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Peter T Chattaway

Religulous

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opus   

I just caught the tail-end of an interview with Maher on CNN's "American Morning". After some negative comments about Bush's "faith-based presidency", he was asked what he then thought of Obama and McCain, since both of them have also declared themselves to be Christians. His response was that he wasn't worried because they're lying, and fake piety doesn't bother him. Palin, on the other hand, does scare him because she really believes this stuff.

Unfortunately, the host didn't ask him why he thought Obama and McCain were lying, or for any proof that they were lying.

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FWIW, the film does include a brief clip of John McCain saying that the Founding Fathers had set up the United States as a Christian nation -- which, as Maher argues, is patently false, given some of the attitudes towards religion expressed by Thomas Jefferson and the like. There are no clips of Obama or his "spiritual advisor".

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With $3.5 million on 502 screens this weekend, Religulous now has the third-highest opening weekend of any documentary, ever. Well, of any documentary that is not a concert movie or a reality-TV movie or an IMAX movie, at any rate. (The top two spots are taken by Fahrenheit 9/11, 2004, $23.9 million and Tupac: Resurrection, 2003, $4.6 million.)

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SDG   
All that said, I do have one question: Does anybody here have any insights into Maher's claim that 16% of the American public -- a bigger chunk of the population than Jews, blacks, gays, or NRA members -- is non-religious? Does that simply mean that 16% of the population is unaffiliated with any particular religion (which would leave open the possibility that they are still spiritual or even religious in a non-affiliated way)? Or does it mean that 16% of the population actively reject belief in God etc.? I ask because Maher tells this 16% of the population to shed its "timidity", and to speak up the way all those other, smaller segments of the population do -- and I am wondering if this 16% is really as solid a bloc as he implies it is.

No.

The presumptive source is the recent, massive study by the Pew Forum on Religion and Public Life, which found that 16 percent of the population has no religious affiliation -- not no religious belief.

The same study found that Americans are nearly unanimous (92 percent) in saying they believe in God. Only about four percent of Americans self-identify as "atheist" or "agnostic."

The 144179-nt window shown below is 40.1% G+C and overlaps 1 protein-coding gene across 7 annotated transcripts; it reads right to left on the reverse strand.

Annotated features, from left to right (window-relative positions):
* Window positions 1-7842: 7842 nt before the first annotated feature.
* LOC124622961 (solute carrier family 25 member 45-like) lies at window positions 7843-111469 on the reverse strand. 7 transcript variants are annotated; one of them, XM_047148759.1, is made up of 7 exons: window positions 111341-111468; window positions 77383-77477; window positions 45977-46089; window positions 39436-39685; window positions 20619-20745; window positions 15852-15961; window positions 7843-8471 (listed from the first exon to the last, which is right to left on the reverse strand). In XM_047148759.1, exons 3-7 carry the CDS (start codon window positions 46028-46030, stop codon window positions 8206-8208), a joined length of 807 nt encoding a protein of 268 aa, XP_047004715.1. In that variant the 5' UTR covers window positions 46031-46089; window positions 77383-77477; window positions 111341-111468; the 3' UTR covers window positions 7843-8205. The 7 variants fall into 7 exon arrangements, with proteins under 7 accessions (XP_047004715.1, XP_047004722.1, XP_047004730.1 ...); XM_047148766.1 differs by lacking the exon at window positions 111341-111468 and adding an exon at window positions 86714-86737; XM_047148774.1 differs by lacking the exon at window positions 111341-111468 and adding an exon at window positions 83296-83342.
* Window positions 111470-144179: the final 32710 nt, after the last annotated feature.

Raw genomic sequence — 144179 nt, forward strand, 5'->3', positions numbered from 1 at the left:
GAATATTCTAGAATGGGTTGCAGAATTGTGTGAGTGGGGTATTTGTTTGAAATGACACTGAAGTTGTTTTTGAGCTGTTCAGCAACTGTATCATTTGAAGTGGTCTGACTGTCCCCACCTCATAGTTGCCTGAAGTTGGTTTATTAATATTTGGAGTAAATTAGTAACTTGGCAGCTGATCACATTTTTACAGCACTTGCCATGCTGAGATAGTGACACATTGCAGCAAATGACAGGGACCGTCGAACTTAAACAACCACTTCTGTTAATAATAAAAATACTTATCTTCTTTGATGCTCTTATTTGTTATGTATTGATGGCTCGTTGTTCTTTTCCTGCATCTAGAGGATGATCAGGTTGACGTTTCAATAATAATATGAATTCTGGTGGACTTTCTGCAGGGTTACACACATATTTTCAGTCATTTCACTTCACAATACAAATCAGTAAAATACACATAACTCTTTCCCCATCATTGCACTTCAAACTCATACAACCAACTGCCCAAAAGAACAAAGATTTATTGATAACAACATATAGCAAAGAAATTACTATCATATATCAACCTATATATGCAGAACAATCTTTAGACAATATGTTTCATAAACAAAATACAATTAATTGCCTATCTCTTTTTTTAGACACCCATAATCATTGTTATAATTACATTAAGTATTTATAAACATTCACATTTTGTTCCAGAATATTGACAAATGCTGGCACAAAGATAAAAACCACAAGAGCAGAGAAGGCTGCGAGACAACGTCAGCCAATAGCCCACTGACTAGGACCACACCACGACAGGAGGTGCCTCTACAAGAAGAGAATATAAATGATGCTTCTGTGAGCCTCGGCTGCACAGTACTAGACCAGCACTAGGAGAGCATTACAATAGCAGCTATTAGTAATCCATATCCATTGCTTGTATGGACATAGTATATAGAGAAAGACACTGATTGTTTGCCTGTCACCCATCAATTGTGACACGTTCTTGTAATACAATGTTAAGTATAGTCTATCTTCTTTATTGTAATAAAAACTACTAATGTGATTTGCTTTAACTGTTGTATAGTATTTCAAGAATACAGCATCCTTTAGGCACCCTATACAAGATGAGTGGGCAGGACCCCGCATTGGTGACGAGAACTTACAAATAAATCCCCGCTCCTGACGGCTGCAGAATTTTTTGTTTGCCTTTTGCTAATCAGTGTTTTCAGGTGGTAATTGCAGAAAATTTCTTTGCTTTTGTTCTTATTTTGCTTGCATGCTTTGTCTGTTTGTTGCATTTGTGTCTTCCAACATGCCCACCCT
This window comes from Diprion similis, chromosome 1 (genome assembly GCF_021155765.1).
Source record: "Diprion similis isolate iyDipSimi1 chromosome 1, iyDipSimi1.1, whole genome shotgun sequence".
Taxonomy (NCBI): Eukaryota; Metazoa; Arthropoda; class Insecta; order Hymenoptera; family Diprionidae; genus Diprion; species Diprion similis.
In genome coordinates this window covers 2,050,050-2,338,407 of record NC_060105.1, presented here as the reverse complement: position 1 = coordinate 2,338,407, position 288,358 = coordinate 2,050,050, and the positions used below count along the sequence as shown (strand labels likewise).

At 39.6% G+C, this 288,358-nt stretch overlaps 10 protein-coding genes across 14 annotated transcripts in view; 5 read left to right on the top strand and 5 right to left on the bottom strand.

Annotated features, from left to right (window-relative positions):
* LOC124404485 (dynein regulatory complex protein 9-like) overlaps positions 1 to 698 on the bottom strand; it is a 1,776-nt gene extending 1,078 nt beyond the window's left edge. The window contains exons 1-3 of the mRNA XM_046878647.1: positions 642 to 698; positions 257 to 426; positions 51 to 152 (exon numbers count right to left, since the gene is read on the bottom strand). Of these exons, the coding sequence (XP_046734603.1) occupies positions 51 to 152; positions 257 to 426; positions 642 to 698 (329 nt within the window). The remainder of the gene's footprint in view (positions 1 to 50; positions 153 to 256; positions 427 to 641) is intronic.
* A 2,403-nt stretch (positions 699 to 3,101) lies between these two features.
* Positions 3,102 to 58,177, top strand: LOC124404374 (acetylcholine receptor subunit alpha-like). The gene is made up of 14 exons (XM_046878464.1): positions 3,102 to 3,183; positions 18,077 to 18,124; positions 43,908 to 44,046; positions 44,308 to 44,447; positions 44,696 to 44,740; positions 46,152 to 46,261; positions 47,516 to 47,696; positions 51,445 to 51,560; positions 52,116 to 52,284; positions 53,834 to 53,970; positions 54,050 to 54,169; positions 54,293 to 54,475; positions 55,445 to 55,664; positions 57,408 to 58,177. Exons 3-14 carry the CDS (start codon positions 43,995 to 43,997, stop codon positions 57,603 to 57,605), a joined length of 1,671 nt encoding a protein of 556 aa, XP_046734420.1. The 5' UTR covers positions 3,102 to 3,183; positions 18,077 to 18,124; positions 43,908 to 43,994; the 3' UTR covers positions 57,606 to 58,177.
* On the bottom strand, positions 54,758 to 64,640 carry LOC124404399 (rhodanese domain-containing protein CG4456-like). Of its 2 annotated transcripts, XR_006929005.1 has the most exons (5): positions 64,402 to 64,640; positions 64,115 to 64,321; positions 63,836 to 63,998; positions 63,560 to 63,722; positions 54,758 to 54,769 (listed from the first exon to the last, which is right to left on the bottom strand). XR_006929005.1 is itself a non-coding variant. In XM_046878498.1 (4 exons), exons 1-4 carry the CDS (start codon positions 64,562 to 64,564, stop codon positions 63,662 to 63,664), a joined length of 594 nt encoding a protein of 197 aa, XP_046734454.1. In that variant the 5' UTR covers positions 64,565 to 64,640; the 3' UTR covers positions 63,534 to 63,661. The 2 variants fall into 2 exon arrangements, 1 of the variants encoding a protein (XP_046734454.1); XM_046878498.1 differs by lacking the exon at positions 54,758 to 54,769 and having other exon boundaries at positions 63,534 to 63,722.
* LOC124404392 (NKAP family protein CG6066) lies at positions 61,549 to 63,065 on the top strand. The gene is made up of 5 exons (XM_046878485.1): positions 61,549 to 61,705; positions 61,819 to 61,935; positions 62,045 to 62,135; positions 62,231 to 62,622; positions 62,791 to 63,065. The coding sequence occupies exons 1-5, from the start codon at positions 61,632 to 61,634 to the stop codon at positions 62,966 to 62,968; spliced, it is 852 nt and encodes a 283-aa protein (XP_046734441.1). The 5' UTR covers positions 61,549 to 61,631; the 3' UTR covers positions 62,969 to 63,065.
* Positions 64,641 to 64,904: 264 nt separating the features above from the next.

Wait, it gets better. According to the study, over half of self-identified "agnostics" and over a fifth of "atheists" say that they believe in God or a universal spirit. "Atheists" and "agnostics" in double digits also believe in heaven and hell, pray at least weekly, believe that abortion should be illegal in most cases -- and believe that "values are threatened by Hollywood."

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SDG   
FWIW, the film does include a brief clip of John McCain saying that the Founding Fathers had set up the United States as a Christian nation -- which, as Maher argues, is patently false, given some of the attitudes towards religion expressed by Thomas Jefferson and the like.

Maher's work is shoddy here also.

The film offers three frequently quoted (or misquoted) lines attributed to founding fathers:

"Christianity is the most perverted system that ever shone on man." -- Thomas Jefferson

"This would be the best of all possible worlds, if there were no religion in it." -- John Adams

"Lighthouses are more useful than churches." -- Benjamin Franklin

Jefferson and Franklin were deists (not agnostics or atheists) who praised Jesus as a moral teacher but were critical of Christian doctrine. Adams, though, was much more positive about Christianity and religion, and his line has been ripped bleeding out of context.

Taken from an 1817 letter to Jefferson, the line represents a sentiment with which Adams rhetorically expressed some sympathy -- but explicitly rejected:

Twenty times in the course of my late reading, have I been upon the point of breaking out, "this would be the best of all possible worlds, if there were no religion in it!!!" But in this exclamation I should have been as fanatical as Bryant or Cleverly [figures from Adams's youth mentioned earlier in the letter]. Without religion this world would be something not fit to be mentioned in polite society, I mean hell.